Parkinson's – an issue of spatial perception?

Doorway, St. Andrews

In the most recent Medscape Medical News email, they presented an interesting research study on how freezing in Parkinson’s may not be a motor issue but rather a sensory-perceptual one (the article is copyrighted, so I can’t post it).

The study compared 15 patients with freezing, 16 with PD but no freezing, and 16 healthy controls and examined how doorway size affected gait – the narrower the door, the more gait variability, shorter steps, and wider BOS for those who experienced freezing, while those who did not were also affected in that they had a wider BOS.

They note that more study is needed as some studies also observed similar patterns (Exp Brain Res. 2003;149:187–194), whereas others found opposing data (Parkinsonism Relat Disord. 2006;12:21–27).  One interesting idea they had was to use eye-tracking software to monitor gaze, and that it could either be a sensory issue (eyes aren’t analyzing the doorway correctly) or a cognitive problem with failing to perceive the door spatially (depth and width).

This study was published recently in J Neurol Neurosurg Psychiatry, and the lead investigator was Dr. Quincy Almeida.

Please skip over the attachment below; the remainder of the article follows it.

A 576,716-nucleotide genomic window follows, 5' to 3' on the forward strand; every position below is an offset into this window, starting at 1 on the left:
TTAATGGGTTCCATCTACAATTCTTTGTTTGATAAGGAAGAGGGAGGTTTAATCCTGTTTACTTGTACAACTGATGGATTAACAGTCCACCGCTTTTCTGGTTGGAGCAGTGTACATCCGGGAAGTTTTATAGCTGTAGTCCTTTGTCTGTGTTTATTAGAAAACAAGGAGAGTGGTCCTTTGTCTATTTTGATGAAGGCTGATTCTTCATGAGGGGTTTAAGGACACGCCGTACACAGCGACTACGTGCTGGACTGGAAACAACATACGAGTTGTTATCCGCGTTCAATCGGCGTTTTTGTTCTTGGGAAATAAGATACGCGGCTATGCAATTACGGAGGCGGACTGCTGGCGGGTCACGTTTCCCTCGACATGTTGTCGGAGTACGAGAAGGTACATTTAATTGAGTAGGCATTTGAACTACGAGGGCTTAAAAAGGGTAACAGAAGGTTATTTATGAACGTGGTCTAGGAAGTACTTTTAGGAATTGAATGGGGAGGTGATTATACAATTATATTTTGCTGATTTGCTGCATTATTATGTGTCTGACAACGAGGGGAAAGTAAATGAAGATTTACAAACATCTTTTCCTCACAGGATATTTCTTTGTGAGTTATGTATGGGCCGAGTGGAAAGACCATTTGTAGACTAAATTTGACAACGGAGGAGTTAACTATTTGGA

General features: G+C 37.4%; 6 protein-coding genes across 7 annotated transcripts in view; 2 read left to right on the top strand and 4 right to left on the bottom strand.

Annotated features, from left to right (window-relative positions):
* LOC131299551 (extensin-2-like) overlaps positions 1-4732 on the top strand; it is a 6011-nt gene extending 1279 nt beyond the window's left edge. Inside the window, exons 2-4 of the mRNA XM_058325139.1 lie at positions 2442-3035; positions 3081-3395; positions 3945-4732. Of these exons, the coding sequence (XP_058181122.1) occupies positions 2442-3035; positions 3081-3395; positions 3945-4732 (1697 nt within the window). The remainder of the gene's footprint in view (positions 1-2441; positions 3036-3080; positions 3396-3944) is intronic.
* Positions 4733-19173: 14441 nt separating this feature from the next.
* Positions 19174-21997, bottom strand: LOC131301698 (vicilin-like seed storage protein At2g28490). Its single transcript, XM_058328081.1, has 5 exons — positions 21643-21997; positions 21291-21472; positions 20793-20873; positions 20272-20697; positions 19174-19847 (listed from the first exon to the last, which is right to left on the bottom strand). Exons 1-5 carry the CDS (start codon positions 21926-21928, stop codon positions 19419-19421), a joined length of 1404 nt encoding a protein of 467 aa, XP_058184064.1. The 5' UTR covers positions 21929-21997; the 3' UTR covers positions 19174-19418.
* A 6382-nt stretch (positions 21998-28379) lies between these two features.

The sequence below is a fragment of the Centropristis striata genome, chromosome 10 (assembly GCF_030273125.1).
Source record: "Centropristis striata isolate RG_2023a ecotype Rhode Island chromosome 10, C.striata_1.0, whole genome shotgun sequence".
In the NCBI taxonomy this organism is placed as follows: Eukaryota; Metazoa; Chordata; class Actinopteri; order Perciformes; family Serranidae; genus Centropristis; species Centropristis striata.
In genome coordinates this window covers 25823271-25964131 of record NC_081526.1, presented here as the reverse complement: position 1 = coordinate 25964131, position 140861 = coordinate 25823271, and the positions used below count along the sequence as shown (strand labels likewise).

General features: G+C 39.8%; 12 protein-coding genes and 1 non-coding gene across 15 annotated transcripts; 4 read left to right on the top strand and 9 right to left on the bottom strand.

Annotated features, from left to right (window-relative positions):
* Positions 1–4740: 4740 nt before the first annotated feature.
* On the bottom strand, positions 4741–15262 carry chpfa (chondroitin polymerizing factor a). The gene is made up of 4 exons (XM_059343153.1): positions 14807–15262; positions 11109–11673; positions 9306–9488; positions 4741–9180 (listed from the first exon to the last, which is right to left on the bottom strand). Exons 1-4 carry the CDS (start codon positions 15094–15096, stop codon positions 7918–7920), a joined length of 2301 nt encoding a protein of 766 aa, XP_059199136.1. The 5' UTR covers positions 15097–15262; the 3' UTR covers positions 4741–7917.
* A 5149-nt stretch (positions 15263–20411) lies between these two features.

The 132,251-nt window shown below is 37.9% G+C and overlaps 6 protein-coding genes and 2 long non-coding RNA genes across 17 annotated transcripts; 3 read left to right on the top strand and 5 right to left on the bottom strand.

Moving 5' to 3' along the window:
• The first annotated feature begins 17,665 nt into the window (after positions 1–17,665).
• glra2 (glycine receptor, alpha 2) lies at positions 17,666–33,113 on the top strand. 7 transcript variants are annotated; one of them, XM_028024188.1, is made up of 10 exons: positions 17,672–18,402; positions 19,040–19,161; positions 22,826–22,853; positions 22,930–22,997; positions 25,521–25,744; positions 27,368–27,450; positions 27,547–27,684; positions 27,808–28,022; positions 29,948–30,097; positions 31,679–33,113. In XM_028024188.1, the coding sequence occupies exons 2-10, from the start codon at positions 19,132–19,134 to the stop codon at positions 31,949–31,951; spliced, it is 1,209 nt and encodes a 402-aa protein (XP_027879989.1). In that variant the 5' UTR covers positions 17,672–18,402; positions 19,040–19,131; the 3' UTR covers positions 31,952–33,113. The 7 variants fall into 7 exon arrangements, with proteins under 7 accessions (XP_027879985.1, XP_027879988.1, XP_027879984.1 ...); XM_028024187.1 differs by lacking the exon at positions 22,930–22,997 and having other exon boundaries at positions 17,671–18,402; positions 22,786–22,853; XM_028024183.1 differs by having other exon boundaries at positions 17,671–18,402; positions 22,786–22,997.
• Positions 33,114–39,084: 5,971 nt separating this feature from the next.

Picture credit: Doorway, St. Andrews, originally uploaded by stevecadman.


3 responses to “Parkinson's – an issue of spatial perception?

  1. Thanks for this!

    A question: Can you say, please, what BOS means?

    BTW, I think with copyrighted sites it’s OK to publish a short excerpt or summary along with a link to the full text.

    Parkinson’s patient

  2. BOS means base-of-support, so in this study the patients were placing their feet farther apart to give them a larger area of support (the opposite would be walking on a line with one foot in front of the other). Unfortunately the copyright is pretty specific on their webpage, and there isn’t a way to provide a hyperlink without having to have you enter a user ID and password (otherwise I would).

  3. Thanks for the explanation of BOS and also for the info on the copyright!

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